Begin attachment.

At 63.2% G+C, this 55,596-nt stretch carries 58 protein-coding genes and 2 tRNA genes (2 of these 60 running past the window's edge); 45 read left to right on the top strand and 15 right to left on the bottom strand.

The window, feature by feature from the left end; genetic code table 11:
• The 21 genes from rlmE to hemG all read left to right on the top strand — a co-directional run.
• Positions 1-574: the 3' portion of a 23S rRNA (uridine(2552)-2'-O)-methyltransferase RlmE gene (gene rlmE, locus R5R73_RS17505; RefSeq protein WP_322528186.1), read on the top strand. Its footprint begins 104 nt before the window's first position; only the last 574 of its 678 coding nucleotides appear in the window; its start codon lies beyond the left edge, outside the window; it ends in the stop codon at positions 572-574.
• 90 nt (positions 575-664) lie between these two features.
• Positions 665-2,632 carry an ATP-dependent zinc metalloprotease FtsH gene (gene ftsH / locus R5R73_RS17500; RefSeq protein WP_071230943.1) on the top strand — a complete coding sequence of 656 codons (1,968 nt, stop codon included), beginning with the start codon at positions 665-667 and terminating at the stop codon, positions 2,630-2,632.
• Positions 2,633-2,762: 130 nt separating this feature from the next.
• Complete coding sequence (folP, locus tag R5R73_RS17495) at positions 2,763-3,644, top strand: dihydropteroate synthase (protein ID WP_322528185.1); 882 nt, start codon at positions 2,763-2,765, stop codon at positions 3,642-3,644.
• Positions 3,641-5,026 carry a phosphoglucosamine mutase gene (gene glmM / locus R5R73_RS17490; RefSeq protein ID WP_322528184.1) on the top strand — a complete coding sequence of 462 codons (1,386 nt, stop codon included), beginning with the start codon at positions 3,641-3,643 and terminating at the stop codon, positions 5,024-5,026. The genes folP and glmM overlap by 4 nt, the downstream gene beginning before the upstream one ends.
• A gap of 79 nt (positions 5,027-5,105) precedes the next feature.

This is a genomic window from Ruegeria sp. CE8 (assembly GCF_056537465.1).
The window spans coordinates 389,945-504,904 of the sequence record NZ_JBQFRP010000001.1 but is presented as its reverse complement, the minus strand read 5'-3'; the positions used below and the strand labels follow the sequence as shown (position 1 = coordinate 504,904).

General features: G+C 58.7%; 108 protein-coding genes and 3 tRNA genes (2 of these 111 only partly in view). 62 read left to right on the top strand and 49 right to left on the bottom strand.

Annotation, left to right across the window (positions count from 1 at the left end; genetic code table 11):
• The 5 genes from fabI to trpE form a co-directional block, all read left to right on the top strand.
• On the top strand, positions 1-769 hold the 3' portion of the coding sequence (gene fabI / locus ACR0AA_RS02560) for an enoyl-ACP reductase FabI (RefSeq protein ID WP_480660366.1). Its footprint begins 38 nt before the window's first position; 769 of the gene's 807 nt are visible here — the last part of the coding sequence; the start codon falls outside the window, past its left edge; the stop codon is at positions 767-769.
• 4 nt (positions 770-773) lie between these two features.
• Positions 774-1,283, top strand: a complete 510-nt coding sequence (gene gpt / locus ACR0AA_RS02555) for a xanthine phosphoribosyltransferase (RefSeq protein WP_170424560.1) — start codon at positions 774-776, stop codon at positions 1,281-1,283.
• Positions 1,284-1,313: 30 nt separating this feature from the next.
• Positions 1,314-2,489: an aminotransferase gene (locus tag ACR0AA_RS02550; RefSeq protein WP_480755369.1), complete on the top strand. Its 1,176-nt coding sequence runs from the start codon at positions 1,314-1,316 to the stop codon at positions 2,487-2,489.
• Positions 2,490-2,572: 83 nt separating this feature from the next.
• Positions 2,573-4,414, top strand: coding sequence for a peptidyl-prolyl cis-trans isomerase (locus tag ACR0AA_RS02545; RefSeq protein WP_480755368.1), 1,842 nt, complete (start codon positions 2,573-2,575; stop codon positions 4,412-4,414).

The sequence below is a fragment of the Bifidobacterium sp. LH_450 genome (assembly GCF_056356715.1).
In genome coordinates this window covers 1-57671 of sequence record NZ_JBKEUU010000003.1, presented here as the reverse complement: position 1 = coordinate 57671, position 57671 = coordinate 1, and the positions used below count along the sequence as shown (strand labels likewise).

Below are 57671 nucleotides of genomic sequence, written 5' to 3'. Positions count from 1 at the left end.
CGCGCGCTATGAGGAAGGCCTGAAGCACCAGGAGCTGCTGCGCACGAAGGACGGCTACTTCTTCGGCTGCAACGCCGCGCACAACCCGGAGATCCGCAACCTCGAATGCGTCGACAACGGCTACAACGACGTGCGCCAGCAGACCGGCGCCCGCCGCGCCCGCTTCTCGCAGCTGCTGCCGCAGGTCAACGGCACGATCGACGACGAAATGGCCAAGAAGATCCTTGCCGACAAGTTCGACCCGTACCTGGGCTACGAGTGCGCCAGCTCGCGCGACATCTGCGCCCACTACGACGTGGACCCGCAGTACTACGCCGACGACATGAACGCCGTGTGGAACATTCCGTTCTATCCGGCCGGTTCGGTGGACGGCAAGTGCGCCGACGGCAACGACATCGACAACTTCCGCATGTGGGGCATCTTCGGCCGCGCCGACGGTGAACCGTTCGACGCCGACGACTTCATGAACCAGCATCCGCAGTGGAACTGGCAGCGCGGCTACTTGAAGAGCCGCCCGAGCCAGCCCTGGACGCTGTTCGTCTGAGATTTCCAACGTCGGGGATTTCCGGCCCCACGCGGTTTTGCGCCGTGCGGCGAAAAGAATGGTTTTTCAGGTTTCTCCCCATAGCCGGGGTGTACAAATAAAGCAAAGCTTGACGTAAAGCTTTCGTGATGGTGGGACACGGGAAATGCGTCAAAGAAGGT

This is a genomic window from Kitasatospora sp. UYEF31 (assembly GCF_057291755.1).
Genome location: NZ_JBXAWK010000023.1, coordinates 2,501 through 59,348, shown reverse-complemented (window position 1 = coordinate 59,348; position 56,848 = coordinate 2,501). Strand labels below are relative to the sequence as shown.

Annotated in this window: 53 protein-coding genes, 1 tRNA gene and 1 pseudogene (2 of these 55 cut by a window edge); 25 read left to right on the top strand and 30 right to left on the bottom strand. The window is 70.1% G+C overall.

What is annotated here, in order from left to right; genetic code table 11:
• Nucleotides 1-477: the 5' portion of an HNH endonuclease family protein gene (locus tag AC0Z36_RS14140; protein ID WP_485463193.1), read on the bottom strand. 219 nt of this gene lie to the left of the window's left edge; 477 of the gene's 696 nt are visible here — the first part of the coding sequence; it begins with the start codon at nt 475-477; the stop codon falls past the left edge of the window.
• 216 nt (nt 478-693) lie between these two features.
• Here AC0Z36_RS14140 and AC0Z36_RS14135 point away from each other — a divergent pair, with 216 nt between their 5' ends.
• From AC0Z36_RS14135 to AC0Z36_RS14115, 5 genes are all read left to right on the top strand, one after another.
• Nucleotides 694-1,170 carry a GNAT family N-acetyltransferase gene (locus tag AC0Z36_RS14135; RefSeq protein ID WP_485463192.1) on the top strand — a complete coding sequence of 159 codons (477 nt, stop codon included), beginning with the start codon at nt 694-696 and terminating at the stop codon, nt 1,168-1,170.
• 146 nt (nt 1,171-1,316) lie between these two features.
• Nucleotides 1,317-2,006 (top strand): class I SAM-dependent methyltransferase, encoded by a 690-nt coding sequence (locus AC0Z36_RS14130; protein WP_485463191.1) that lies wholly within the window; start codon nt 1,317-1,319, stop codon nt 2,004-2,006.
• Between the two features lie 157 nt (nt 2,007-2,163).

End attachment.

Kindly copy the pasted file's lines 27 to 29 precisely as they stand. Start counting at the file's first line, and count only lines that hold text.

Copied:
This is a genomic window from Kitasatospora sp. UYEF31 (assembly GCF_057291755.1).
Genome location: NZ_JBXAWK010000023.1, coordinates 2,501 through 59,348, shown reverse-complemented (window position 1 = coordinate 59,348; position 56,848 = coordinate 2,501). Strand labels below are relative to the sequence as shown.

Annotated in this window: 53 protein-coding genes, 1 tRNA gene and 1 pseudogene (2 of these 55 cut by a window edge); 25 read left to right on the top strand and 30 right to left on the bottom strand. The window is 70.1% G+C overall.